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A 5-year, multicenter, open-label, safety study of adjunctive latanoprost therapy for glaucoma.

Archives of ophthalmology (Chicago, Ill. : 1960)

Safety, therapeutic use, adverse effects, Prostaglandins F, Synthetic, Prospective Studies, physiopathology, chemically induced, Pigmentation Disorders, Ophthalmic Solutions, Middle Aged, Male, Longitudinal Studies, drug effects, Iris, Intraocular Pressure, Humans, drug therapy, Glaucoma, Open-Angle, Female, Eye Color, Exfoliation Syndrome, Drug Evaluation, Chemotherapy, Adjuvant, Antihypertensive Agents, Aged, 80 and over, Aged, Adult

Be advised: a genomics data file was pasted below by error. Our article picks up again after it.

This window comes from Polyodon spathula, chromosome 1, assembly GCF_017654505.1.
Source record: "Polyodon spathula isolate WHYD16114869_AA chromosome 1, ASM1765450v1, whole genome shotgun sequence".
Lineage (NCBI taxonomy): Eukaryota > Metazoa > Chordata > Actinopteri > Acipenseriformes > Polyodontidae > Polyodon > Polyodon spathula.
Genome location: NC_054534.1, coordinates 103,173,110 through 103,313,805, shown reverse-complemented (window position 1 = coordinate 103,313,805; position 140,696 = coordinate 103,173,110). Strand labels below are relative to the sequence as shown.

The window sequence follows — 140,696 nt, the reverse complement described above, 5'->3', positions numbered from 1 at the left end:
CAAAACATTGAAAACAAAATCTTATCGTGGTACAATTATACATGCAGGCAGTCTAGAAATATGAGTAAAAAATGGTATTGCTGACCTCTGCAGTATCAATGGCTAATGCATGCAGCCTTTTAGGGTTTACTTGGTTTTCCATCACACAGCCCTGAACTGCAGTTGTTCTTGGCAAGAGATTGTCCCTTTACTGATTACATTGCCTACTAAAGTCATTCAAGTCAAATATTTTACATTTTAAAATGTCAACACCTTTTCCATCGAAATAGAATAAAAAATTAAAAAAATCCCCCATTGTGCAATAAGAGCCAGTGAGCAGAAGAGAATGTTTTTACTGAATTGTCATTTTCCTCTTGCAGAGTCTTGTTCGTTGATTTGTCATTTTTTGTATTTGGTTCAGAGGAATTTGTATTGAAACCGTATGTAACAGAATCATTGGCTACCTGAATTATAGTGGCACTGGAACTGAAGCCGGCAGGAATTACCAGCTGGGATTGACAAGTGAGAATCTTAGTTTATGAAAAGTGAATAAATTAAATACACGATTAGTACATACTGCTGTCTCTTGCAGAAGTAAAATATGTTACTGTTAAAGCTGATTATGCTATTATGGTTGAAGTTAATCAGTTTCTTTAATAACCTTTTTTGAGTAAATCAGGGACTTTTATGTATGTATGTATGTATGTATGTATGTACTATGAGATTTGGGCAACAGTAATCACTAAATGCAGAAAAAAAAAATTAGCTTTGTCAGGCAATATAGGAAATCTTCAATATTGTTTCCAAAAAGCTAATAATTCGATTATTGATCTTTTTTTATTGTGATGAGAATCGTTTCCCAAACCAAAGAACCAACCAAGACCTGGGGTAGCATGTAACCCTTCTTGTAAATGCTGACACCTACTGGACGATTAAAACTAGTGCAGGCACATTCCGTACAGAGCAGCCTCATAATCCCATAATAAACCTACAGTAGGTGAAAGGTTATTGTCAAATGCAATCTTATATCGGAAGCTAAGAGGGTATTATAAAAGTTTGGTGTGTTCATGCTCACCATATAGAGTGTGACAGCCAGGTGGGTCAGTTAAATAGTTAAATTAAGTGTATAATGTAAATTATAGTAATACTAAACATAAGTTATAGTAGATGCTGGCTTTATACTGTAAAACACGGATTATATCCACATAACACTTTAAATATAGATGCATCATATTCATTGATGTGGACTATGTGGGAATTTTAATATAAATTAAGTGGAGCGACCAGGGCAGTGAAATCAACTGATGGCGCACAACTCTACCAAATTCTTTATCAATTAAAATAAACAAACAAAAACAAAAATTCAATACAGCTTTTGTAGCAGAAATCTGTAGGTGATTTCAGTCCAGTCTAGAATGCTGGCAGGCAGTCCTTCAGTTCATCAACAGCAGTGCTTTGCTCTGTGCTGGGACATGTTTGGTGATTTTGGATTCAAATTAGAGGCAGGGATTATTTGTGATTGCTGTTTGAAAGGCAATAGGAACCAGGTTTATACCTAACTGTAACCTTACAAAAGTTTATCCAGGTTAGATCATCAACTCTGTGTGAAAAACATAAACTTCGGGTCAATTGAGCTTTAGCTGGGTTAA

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      To evaluate the 5-year safety and efficacy of adjunctive 0.005% latanoprost once daily. Patients with primary open-angle or exfoliation glaucoma who completed a 3-year, open-label, uncontrolled, prospective trial could enter a 2-year extension phase. High-resolution color photographs of irides were taken at baseline and at 14 subsequent visits. Photographs were assessed for change in iris pigmentation compared with baseline. Intraocular pressures and adverse events were recorded. Development and progression of increased iris pigmentation over 5 years. Of the 519 original patients, 380 enrolled in the extension phase with approximately 89% having an eye color known to be susceptible to color change. After 5 years, most patients had no increase in iris pigmentation, but certain colored irides exhibited notably greater susceptibility than others. For those whose irides did change, onset occurred during the first 8 months in 74% and during the first 24 months in 94%. No patient developed an increase in pigmentation after month 36; the rate of progression decreased over time. Adverse event profiles were similar for patients with and without increased pigmentation. The overall mean intraocular pressure reduction from baseline of 25% was sustained with no need for change in intraocular pressure-lowering treatment in 70% of the eyes. Latanoprost therapy is safe and well tolerated for long-term treatment of open-angle glaucoma.

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